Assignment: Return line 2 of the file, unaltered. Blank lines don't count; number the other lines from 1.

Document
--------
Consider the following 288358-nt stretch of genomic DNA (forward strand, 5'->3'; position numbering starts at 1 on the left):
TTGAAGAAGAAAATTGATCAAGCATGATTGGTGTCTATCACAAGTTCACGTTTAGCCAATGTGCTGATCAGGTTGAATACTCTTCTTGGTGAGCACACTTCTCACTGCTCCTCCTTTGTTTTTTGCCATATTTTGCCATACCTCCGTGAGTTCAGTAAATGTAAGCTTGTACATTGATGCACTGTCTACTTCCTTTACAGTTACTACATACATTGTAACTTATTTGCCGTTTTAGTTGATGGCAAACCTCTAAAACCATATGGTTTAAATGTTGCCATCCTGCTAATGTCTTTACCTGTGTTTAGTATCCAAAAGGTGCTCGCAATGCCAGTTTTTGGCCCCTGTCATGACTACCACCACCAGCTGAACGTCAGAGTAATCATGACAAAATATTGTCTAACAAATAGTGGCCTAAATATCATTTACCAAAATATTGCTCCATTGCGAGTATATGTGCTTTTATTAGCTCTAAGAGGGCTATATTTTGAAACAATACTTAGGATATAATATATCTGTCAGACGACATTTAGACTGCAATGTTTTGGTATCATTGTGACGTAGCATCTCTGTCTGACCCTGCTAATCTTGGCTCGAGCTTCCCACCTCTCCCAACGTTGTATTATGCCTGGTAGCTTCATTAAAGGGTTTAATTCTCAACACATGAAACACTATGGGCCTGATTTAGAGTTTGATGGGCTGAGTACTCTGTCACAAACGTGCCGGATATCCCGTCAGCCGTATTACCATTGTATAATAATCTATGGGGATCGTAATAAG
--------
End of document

TTGAAGAAGAAAATTGATCAAGCATGATTGGTGTCTATCACAAGTTCACGTTTAGCCAATGTGCTGATCAGGTTGAATACTCTTCTTGGTGAGCACACTTCTCACTGCTCCTCCTTTGTTTTTTGCCATATTTTGCCATACCTCCGTGAGTTCAGTAAATGTAAGCTTGTACATTGATGCACTGTCTACTTCCTTTACAGTTACTACATACATTGTAACTTATTTGCCGTTTTAGTTGATGGCAAACCTCTAAAACCATATGGTTTAAATGTTGCCATCCTGCTAATGTCTTTACCTGTGTTTAGTATCCAAAAGGTGCTCGCAATGCCAGTTTTTGGCCCCTGTCATGACTACCACCACCAGCTGAACGTCAGAGTAATCATGACAAAATATTGTCTAACAAATAGTGGCCTAAATATCATTTACCAAAATATTGCTCCATTGCGAGTATATGTGCTTTTATTAGCTCTAAGAGGGCTATATTTTGAAACAATACTTAGGATATAATATATCTGTCAGACGACATTTAGACTGCAATGTTTTGGTATCATTGTGACGTAGCATCTCTGTCTGACCCTGCTAATCTTGGCTCGAGCTTCCCACCTCTCCCAACGTTGTATTATGCCTGGTAGCTTCATTAAAGGGTTTAATTCTCAACACATGAAACACTATGGGCCTGATTTAGAGTTTGATGGGCTGAGTACTCTGTCACAAACGTGCCGGATATCCCGTCAGCCGTATTACCATTGTATAATAATCTATGGGGATCGTAATAAG